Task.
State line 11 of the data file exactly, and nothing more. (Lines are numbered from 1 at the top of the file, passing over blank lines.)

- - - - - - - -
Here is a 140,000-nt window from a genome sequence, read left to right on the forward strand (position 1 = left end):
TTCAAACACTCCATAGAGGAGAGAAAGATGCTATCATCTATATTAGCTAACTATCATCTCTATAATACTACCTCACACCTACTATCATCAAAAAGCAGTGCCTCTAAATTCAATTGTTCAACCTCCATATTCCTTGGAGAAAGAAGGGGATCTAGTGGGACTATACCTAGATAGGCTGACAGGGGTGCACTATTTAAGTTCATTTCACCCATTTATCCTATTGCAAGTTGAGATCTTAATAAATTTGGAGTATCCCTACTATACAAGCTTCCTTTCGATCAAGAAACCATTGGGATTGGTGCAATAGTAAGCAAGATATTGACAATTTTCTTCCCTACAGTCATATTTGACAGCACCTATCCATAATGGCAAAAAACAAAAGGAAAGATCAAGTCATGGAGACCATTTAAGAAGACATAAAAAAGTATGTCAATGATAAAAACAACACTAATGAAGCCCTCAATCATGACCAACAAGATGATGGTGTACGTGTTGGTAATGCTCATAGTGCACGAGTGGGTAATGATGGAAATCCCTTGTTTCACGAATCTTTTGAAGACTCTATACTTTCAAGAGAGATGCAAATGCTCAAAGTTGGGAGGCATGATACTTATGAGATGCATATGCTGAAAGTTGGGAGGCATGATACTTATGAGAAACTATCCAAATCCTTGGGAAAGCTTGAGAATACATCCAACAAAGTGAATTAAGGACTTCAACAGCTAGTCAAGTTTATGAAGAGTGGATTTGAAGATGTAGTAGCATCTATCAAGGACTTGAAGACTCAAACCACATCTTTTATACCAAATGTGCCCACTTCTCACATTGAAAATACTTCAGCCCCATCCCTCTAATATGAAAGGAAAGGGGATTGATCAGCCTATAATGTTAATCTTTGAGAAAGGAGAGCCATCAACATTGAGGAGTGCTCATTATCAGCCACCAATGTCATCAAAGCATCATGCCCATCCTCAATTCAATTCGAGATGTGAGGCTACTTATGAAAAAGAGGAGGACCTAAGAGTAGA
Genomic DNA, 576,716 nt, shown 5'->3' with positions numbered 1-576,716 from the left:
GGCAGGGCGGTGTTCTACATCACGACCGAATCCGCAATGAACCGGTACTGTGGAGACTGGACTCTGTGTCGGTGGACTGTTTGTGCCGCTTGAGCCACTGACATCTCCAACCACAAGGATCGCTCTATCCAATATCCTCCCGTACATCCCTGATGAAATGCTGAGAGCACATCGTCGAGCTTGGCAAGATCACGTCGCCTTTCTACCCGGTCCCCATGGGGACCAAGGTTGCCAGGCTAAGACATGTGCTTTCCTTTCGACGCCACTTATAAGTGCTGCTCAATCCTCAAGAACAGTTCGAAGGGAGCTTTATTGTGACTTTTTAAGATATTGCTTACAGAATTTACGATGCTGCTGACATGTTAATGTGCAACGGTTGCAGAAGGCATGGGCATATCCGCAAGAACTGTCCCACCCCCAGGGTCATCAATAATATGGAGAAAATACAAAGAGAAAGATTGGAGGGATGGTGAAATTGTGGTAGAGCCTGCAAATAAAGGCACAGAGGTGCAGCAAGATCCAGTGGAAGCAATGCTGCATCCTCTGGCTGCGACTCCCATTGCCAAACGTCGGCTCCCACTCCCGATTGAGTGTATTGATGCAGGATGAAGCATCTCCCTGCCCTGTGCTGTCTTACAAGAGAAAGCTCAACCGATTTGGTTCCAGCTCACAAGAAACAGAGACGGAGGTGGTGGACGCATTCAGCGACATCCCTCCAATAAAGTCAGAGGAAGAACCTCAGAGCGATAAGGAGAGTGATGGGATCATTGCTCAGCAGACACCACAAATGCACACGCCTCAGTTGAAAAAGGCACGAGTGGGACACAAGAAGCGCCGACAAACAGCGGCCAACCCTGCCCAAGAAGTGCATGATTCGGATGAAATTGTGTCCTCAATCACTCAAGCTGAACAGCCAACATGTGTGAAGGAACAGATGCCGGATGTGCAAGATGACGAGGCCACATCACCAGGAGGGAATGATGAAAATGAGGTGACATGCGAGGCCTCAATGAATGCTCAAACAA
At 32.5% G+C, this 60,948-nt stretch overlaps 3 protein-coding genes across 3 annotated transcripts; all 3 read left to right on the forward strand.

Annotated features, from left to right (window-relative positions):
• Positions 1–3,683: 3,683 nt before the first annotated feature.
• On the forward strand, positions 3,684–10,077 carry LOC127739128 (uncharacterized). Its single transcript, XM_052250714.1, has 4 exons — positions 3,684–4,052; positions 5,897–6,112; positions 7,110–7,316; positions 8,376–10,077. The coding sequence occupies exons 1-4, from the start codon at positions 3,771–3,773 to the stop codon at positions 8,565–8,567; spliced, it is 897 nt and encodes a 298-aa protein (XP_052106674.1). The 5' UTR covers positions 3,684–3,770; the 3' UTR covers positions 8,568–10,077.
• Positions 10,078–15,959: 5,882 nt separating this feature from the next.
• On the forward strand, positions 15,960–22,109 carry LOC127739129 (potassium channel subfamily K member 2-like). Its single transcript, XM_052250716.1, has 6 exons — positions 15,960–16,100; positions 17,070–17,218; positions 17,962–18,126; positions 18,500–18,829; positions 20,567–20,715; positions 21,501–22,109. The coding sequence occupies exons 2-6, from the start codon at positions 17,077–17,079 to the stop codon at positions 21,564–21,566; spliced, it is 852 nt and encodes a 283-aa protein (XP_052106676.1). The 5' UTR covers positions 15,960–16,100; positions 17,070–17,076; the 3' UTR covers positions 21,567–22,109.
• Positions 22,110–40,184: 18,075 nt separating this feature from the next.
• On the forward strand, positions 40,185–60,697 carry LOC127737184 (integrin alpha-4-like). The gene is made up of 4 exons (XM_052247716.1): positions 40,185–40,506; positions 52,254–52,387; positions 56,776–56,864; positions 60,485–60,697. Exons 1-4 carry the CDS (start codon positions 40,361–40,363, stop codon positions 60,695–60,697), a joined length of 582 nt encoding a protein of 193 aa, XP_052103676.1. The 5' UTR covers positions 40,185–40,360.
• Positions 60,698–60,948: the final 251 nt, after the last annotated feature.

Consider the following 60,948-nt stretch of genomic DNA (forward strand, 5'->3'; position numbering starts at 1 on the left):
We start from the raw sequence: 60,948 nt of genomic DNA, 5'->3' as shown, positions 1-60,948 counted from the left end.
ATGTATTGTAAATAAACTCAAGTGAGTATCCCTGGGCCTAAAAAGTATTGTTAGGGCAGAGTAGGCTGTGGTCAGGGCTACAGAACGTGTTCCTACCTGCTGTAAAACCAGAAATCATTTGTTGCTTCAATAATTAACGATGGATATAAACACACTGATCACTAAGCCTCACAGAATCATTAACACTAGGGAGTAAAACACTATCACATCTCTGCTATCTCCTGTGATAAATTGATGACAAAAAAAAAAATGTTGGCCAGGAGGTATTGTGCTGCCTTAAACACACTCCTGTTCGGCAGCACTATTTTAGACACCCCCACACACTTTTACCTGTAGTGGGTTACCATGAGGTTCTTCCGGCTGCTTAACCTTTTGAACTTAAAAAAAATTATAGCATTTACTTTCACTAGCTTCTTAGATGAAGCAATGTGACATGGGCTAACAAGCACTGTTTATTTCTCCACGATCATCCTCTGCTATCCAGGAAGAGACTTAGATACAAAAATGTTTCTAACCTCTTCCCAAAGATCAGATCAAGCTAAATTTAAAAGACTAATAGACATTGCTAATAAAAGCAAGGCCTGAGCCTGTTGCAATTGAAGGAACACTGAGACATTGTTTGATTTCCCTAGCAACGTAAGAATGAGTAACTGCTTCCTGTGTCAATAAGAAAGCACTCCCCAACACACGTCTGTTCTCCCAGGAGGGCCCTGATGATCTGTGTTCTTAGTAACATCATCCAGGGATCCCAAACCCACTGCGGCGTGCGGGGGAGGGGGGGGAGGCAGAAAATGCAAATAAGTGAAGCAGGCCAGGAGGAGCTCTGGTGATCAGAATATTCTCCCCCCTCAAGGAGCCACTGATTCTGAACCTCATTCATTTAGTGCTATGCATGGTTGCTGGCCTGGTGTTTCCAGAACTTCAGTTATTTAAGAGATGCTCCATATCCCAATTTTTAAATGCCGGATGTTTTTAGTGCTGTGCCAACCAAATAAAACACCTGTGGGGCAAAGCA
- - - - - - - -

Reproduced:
• Positions 22,110–40,184: 18,075 nt separating this feature from the next.